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Spooky reads for Halloween!

With the days growing shorter and the season of the witch nearly upon us, I thought it was the perfect time to revisit some of my favorite spooky reads. There's no shortage of ghosts, vampires, and other things that go bump in the night.


A word of caution: don't read at night!


"Dracula" by Bram Stoker

The granddaddy of vampire novels. The old count has plenty of life left in his bones. Time is on my side. Indeed it is, Count Dracula. The legend of Dracula has endured for over one hundred and twenty years, and, like its titular character, seems itself to be immortal.


"Dracul" by Dacre Stoker and J.D. Barker

A worthy prequel to "Dracula" co-written by a modern descendant of original "Dracula" author, Bram Stoker. Without any spoilers, "Dracul" is a fascinating piece of history and an interesting look at the possible genesis of the original novel.


"Frankenstein" by Mary Shelley

Conceived and told as a ghost story at a party on a rainy night, "Frankenstein" remains a masterpiece of gothic horror today. Shelley's novel bears little resemblance to most of the famous films that bear its name and is at the same time infinitely more horrific and sadder in its portrayal of the infamous Monster.


"The Strange Case of Dr. Jekyll and Mr. Hyde" by Robert Louis Stevenson

A mad scientist masterpiece of horror fiction!


"The Legend of Sleepy Hollow" by Washington Irving

A seminal Halloween favorite! There are fantastic audio readings available, with horror icons like Christopher Lee and Boris Karloff lending their voices to the tale of the headless horseman of Sleepy Hollow. Highly recommended.


"The Haunting of Hill House" by Shirley Jackson

The classic haunted house story, written by a master of the macabre. If you've only binged the Netflix series, I recommend reading Jackson's novel. She knows how to get under your skin and creep you out.


"Turn of the Screw" by Henry James

A gorgeously written ghost story with the most abrupt ending I've ever encountered.


"Salem's Lot" by Stephen King

A perfect companion to "Dracula," King brilliantly mirrors the structure of the most famous vampire novel of all time in his own modern vampiric masterpiece. Moody, suspenseful, and scary AF, "Salem's Lot" stands as one of the greats.


"A Cosmology of Monsters" by Shaun Hamill

I happily stumbled on this book and its author when it was first published and have read it twice now and listened to the audiobook once. "Cosmology" is a wonderfully horrific Lovecraftian story about family. I absolutely adore it!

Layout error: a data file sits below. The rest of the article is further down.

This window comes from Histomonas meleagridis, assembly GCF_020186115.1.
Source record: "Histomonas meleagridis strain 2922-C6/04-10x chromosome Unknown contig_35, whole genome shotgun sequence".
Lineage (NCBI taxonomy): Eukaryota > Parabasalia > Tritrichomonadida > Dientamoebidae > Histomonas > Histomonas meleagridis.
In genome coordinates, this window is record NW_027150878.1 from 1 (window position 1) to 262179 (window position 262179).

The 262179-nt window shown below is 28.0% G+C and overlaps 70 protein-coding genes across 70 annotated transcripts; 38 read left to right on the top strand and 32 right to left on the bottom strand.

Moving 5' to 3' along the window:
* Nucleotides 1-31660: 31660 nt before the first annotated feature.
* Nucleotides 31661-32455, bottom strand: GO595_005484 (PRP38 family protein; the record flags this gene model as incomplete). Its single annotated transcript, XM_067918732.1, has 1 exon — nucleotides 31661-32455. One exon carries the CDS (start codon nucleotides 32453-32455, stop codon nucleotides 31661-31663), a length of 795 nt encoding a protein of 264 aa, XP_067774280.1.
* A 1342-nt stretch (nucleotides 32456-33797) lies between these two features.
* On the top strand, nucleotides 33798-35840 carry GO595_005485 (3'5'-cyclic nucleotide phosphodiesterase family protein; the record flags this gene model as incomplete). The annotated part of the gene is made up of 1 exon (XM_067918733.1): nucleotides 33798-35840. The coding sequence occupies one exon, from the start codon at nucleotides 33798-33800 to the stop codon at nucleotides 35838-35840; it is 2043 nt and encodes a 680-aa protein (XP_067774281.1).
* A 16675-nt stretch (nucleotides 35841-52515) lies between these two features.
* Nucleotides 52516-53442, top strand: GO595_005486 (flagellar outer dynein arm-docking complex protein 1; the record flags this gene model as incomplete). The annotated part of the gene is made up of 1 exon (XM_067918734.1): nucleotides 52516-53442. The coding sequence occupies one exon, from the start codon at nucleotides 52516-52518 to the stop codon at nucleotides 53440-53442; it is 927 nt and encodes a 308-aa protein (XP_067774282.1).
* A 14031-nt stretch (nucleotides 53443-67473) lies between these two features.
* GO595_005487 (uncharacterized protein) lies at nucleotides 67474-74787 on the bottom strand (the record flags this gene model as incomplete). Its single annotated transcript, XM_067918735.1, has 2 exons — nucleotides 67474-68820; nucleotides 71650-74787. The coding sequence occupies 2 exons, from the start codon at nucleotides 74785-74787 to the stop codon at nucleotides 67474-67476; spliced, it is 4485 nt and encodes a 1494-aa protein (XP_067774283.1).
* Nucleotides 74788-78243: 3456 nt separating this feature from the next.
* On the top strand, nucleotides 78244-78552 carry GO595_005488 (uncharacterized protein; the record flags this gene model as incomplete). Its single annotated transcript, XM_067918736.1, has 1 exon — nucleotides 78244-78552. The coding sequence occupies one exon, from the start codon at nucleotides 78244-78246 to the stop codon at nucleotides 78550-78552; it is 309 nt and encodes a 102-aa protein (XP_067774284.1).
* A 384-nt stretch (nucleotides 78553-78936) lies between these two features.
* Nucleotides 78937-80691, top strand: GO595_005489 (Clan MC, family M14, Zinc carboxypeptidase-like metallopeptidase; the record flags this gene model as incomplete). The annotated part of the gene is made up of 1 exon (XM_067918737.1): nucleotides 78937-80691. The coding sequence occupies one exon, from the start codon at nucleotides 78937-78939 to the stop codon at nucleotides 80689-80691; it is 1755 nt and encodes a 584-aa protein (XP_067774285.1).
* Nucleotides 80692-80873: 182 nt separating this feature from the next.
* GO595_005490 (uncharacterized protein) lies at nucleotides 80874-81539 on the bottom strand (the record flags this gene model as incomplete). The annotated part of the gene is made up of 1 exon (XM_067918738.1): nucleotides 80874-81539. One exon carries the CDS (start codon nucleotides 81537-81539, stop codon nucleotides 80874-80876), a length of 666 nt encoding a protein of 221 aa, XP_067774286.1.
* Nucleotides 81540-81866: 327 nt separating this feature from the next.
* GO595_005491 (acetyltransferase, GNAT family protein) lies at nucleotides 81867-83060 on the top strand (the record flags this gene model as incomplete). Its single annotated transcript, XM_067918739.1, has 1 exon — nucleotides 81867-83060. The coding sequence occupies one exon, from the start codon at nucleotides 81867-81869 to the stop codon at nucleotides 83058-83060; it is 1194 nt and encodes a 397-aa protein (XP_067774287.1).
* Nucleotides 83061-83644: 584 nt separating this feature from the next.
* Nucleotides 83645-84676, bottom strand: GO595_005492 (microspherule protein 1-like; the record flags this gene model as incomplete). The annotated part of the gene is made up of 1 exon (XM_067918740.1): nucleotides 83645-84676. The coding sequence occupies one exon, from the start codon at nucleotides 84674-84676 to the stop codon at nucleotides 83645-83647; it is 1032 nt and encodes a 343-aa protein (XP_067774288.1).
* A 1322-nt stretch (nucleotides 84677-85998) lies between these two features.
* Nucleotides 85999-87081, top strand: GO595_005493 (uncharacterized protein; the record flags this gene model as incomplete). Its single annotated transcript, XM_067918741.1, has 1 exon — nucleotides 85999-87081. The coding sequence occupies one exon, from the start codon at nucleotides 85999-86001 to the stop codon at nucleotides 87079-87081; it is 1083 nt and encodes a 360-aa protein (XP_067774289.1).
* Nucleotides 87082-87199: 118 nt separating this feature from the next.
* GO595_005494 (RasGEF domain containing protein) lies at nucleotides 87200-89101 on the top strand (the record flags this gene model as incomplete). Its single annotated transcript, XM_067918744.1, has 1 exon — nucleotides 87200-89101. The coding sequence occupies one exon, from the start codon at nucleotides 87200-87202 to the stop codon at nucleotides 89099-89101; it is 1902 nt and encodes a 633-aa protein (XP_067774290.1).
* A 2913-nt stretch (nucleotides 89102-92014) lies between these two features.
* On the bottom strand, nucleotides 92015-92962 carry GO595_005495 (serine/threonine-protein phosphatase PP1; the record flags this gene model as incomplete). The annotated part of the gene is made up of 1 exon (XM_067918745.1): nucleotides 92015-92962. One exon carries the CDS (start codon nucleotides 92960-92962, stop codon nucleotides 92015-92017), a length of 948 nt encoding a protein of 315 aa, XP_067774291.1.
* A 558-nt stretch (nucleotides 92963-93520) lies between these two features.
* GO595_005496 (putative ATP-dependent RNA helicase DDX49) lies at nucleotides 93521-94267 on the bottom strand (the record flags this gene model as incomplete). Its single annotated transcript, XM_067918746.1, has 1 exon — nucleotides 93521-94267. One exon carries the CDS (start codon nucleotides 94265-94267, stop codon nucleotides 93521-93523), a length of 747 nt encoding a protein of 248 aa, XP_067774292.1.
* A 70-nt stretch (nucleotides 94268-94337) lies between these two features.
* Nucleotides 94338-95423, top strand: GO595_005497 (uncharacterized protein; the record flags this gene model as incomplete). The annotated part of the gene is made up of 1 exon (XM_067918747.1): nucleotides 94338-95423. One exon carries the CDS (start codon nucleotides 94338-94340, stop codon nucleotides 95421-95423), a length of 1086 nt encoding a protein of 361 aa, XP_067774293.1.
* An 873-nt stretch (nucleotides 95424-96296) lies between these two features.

"The Only Good Indians" by Stephen Graham Jones

A fantastic read. Jones is a brilliant writer and his prose is gorgeous, especially when the events get horrific—and, boy, do they ever get horrific in "Indians!" Easily one of my favorite reads of 2020, and the audiobook is HIGHLY recommended.


"Exponential" by Adam Cesare

I loved this gruesome homage to "The Blob." Lean and mean, "Exponential" is a fairly quick read, but it lingers in the mind. "Video Night" is another recommended title by Cesare.


"NOS4A2" by Joe Hill

An utterly unforgettable modern take on vampires. Similarly to "Hill House," if you've only seen the television series, you've not really experienced Charlie Manx. A classic example of the book being far superior to the show. An absolute favorite and I love Hill's writing.


"The Rats" by James Herbert

I loved reading this book when I was a kid—yes, I read it as a kid—and I was happy to see it holds up as an adult. Highly graphic, "Rats" made my skin crawl. Love every second!


"Lovecraft Country" by Matt Ruff

There's so much to love about "Lovecraft Country" that I'm not sure where to begin! I am in awe of Ruff's reclaiming of Lovecraftian lore and flawlessly weaving in a wholly believable Jim Crow African-American experience. A monumental read.


"Legion" by William Peter Blatty

The sequel to Blatty's "The Exorcist" and a delightfully scary novel in its own right. The storyline is very similar to the movie but here Blatty has carte Blanche to do whatever he wants and the story is better for it.


"Wanderers" by Chuck Wendig

An engaging apocalyptic tale. I was hooked early and tore through the lengthy novel at a quick pace. Wendig keeps the reader wanting to know more and reveals the story at a deliberate pace. I loved it.


"The Amityville Horror" by Jay Anson

Regardless of whether the book is pure fact or entirely fiction, "The Amityville Horror" is a marvelous haunted house story. Awful events DID occur within the rooms of the house, lending an undeniable "what if" to Anson's book. Definitely a creepy read!


What's YOUR go-to scary read for Halloween?


Stay safe, and boo!

See you on the other side!

#amwritingfiction #writinglife #writer #horror #Halloween #booknerd

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